What could be more fun that comprising a list of the 10 best Rays players of all time? Making a list of the 10 worst is much more fun. The Devil Rays/Rays team history is full of recent success, however, you can’t pick David Price or Evan Longoria first overall without stinking it up on the field for a few seasons. This list chronicles the 10 players who helped get the Rays those early first round picks. Unlike the 10 best list this countdown has no caveats, if a player was bad on the field and hated off it then they are gladly welcomed into the top 10 worst Rays in franchise history.
10. Dewon Brazelton (2002-05)
The tall and lanky pitcher from Tennessee was chosen third overall in the 2001 amateur draft and was full of hype and expectations. His four years in Tampa Bay resulted in a record of 8-25 with a space needle-esque ERA of 6.38. Brazelton was a complete bust and was out of baseball by 2006, and is a perfect example of the ineptitude of the Devil Rays’ front office.
9. Wilson Alvarez (1998-99, 2002)
Alvarez has the distinction of throwing the first pitch in team history and that may have been his lone highlight while in Tampa Bay. Signed to a five-year deal for $39.5 million, Alvarez went 6-14 in the inaugural year and played only another year and a half with Tampa Bay, another example of early Devil Rays spending that absolutely backfired. Players like Alvarez prove why spending big money on free agents isn’t worth the risk.
8. Elijah Dukes (2007)
A football and baseball standout at Hillsborough High School in Tampa, (the same school Doc Gooden attended) Dukes was chosen in the third round by the Devil Rays and had a tough time staying out of trouble. Supremely gifted physically, Dukes played only one year with the Rays and hit .190 before being traded to the Washington Nationals, where he came close to flourishing before personal problems derailed his MLB career.
7. Tanyon Sturtze (2000-02)
Sturtze was not a Devil Rays draftee but joined the team in 2000 and although his contract wasn’t overly daunting for the Devil Rays, his pitching was scary. In 2001, Sturtze went 11-12, not bad considering the team he was with; the next season though was one of the worst pitching seasons in recent memory. Sturtze finished 2002 with a record of 4-18. Sturtze led the league in losses, hits given up, earned runs surrendered, and walks.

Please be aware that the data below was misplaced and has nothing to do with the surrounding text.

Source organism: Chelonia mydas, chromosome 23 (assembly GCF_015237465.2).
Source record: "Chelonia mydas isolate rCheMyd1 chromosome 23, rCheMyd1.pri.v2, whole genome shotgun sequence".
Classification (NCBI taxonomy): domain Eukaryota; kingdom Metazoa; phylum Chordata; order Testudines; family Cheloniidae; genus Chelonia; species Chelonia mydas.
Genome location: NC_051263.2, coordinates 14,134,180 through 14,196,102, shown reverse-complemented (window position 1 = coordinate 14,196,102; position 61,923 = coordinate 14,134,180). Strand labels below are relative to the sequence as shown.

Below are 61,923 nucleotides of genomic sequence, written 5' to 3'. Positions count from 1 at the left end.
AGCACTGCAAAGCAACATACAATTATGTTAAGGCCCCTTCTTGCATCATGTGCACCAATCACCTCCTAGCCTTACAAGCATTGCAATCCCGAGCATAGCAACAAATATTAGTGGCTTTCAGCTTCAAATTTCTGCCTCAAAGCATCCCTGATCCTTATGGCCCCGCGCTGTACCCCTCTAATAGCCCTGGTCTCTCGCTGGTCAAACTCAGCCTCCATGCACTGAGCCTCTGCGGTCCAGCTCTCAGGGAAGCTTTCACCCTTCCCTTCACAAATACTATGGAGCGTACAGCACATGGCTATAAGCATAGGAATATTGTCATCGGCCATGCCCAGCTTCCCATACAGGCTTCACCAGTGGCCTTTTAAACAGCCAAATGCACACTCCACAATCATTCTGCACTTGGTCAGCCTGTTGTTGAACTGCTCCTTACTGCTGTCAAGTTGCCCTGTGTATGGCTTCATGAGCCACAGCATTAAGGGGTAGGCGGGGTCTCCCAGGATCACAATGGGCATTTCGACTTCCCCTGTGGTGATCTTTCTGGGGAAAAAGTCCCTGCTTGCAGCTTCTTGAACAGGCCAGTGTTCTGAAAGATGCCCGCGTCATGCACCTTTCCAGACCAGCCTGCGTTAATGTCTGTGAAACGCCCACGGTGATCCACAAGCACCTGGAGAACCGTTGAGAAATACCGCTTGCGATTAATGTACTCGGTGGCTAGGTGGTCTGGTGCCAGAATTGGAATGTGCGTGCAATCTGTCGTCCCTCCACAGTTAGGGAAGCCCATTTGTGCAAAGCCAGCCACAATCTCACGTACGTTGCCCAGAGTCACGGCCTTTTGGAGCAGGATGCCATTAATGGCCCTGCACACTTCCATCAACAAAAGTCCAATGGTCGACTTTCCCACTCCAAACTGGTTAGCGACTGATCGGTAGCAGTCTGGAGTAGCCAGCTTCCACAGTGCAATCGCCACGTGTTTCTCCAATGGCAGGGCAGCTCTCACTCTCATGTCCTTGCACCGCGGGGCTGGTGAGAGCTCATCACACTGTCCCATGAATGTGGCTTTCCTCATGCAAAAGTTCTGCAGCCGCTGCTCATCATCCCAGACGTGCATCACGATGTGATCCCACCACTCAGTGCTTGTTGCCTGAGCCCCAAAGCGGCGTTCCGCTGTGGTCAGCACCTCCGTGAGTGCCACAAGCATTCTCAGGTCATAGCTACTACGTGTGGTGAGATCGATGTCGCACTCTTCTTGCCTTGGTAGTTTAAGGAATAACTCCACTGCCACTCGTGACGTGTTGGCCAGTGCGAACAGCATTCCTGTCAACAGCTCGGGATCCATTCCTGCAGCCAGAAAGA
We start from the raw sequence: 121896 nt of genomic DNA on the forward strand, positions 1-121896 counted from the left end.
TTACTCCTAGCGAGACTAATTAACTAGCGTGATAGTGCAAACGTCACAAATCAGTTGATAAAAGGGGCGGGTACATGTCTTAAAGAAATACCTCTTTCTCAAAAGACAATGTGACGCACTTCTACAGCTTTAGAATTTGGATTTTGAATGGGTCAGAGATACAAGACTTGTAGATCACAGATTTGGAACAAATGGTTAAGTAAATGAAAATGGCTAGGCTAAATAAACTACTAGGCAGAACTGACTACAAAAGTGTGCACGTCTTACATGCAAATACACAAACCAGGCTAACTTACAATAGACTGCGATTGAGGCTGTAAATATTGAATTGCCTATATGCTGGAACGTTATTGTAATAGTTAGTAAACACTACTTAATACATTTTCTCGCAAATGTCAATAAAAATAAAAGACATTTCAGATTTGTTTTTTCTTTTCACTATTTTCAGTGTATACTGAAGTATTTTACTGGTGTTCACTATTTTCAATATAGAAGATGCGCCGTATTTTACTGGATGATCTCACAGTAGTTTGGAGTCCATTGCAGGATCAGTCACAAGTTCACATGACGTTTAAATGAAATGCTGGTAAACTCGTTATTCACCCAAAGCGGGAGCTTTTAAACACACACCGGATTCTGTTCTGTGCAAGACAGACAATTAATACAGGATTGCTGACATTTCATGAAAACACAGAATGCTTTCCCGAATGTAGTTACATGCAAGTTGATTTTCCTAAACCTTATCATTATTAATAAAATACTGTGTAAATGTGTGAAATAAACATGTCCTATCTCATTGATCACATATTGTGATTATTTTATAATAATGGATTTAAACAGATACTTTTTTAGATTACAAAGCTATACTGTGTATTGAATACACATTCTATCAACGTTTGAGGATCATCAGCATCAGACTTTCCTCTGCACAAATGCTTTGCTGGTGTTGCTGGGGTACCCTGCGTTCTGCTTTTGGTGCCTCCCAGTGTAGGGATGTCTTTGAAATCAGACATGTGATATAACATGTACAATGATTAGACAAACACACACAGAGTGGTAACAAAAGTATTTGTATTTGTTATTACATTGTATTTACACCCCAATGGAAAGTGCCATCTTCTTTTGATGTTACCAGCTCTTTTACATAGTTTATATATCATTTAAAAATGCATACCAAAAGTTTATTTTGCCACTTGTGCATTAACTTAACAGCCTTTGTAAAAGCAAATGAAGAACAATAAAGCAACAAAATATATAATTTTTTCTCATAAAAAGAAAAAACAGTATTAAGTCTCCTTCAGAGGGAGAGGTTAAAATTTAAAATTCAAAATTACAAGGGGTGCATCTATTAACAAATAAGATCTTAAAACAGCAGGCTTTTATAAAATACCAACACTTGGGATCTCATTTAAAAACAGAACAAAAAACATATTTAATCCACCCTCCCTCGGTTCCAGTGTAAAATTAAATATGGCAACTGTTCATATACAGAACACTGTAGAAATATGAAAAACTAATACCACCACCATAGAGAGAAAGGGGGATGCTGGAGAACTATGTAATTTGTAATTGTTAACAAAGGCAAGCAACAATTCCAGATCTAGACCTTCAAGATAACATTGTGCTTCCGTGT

6. Josh Hamilton
Every time Josh Hamilton smacks a gargantuan home run or laces a double into a gap, Rays’ fans cringe and ponder what could have been. Hamilton’s drug issues postponed his major league career and they began in Bradenton, Florida while a member of the Rays’ minor league system. He was also persuaded to get his tattoos by minor league teammate Carl Crawford. Now one of the most feared hitters in all of baseball Hamilton never played a day in a Devil Rays jersey despite being chosen first overall by Tampa Bay in 1999. (On a personal note, when Hamilton made his first appearance in Tampa Bay, as a member of the Texas Rangers, I stood and clapped because despite hurting the team, in the long run I must respect the fortitude and strength it takes to recover from drug addiction.)
5. Kevin Stocker (1998-2000)
An original Devil Ray, the light-hitting second baseman played only two-and-a-half seasons in Tampa Bay but he makes this list because of who he was traded for. The Devil Rays acquired Stocker in exchange for a young player they had obtained in the expansion draft, Bobby Abreu. Abreu played nine seasons with the Philadelphia Phillies and was an All-Star twice. Stocker was out of baseball within two years of being acquired by the Devil Rays.
4. Ben Grieve (2001-03)
With the Oakland Athletics, Grieve was an All-Star and won the Rookie of the Year award. In 2000, he hit .279 with 27 home runs and 104 RBIs. Acquired in a three-team trade Grieve was expected to be a power-hitter that the lineup needed and instead hit only 34 home runs in three seasons with the Devil Rays.
3. Pat Burrell (2009-10)
As a member of the 2008 World Series champion Philadelphia Phillies, ‘Pat the Bat’ helped beat the Rays. The Rays’ front office must have been impressed because they gave him $16 million dollars over two years that offseason. A rare black-eye for the Rays’ management, Burrell was just plain unproductive and in 2009, hit only 14 home runs after hitting 30 in each of the previous three seasons. To make it worse, Burrell was traded to the San Francisco Giants and promptly won a World Series while being a big contributor to their success. There were always rumblings that Burrell and manager Joe Maddon never got along.
2. Juan Guzman (2000)
If anyone remembers Guzman in a Devil Rays jersey, he or she is truly a fan. At the age of 33, Guzman was given $12 million over two seasons and pitched only an inning and two-thirds before blowing out his arm and never pitched in the big leagues again. After his contract was a complete waste, along with the next player on the list, the Rays have been hesitant to spend big-money on free-agents ever since.
1. Vinny Castilla (2000-01)
His nickname in Tampa Bay was ‘Vinny Cash-Stealer’, that’s all you need to know.
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